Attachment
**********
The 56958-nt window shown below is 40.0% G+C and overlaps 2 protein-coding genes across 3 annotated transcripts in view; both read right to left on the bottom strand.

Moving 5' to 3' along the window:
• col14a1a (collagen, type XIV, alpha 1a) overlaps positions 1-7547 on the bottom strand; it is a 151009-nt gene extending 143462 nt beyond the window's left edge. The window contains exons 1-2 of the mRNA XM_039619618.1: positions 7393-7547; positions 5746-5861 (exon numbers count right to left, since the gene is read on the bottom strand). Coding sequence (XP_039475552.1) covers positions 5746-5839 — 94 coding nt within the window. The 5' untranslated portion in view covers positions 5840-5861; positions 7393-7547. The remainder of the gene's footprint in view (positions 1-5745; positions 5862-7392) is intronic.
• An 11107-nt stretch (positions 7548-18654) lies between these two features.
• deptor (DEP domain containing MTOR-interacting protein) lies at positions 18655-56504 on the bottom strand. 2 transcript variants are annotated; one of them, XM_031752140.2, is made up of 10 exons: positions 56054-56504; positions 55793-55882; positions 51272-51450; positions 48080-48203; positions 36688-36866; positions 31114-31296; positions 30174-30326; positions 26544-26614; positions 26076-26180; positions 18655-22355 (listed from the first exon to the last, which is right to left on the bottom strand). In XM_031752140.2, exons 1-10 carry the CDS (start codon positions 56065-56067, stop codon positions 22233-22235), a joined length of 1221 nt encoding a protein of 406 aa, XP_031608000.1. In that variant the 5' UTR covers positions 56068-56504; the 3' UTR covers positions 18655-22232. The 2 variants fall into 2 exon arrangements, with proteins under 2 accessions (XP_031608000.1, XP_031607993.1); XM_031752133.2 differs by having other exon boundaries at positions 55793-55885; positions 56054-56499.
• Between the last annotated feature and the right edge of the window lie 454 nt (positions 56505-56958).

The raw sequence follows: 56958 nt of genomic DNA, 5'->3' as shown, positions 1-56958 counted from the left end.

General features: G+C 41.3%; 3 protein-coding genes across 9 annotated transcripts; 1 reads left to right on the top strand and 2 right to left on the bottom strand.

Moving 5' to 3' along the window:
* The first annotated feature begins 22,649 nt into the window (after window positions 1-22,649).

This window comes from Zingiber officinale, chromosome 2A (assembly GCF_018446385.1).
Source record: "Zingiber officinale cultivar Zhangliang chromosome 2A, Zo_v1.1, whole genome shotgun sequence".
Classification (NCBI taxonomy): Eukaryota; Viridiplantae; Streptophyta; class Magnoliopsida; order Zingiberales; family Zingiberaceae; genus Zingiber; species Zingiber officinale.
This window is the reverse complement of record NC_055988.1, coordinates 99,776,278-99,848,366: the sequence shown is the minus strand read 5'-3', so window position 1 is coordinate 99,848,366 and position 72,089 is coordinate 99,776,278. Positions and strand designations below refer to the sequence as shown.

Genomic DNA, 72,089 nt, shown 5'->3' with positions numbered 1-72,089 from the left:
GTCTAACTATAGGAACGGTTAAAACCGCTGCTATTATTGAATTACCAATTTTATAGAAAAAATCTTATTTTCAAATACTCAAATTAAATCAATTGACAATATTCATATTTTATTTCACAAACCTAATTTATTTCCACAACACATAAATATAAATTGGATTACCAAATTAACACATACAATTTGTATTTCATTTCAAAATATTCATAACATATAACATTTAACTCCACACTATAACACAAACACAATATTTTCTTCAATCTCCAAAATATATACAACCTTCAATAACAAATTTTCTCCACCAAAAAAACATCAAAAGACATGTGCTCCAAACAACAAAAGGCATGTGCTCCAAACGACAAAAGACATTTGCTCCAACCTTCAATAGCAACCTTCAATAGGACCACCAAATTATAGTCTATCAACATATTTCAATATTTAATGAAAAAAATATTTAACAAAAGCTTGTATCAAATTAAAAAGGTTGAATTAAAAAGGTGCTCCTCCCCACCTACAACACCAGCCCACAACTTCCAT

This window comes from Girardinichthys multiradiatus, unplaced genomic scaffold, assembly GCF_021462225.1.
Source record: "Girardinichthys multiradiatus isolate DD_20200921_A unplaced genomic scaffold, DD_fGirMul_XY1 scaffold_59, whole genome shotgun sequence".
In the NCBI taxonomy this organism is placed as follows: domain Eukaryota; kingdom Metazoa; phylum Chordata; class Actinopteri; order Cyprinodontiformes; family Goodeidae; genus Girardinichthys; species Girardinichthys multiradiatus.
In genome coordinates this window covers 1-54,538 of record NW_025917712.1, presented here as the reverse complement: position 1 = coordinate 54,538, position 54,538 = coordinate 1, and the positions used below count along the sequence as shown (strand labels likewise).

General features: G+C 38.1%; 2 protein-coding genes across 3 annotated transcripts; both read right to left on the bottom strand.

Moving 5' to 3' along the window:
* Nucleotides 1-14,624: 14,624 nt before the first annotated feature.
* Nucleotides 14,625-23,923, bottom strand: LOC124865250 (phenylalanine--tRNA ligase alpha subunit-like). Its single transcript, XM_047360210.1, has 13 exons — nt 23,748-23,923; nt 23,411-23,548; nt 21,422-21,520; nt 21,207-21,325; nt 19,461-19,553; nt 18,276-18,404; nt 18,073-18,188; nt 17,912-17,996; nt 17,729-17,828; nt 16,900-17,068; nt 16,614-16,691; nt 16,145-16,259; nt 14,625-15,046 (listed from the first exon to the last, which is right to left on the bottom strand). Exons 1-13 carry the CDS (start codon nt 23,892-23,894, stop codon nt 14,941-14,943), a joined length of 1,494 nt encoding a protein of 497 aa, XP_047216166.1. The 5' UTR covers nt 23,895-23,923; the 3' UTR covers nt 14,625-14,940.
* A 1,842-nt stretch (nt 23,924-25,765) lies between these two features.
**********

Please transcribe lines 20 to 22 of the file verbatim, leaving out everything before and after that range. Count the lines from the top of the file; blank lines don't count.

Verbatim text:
In genome coordinates this window covers 1-54,538 of record NW_025917712.1, presented here as the reverse complement: position 1 = coordinate 54,538, position 54,538 = coordinate 1, and the positions used below count along the sequence as shown (strand labels likewise).

General features: G+C 38.1%; 2 protein-coding genes across 3 annotated transcripts; both read right to left on the bottom strand.

Moving 5' to 3' along the window: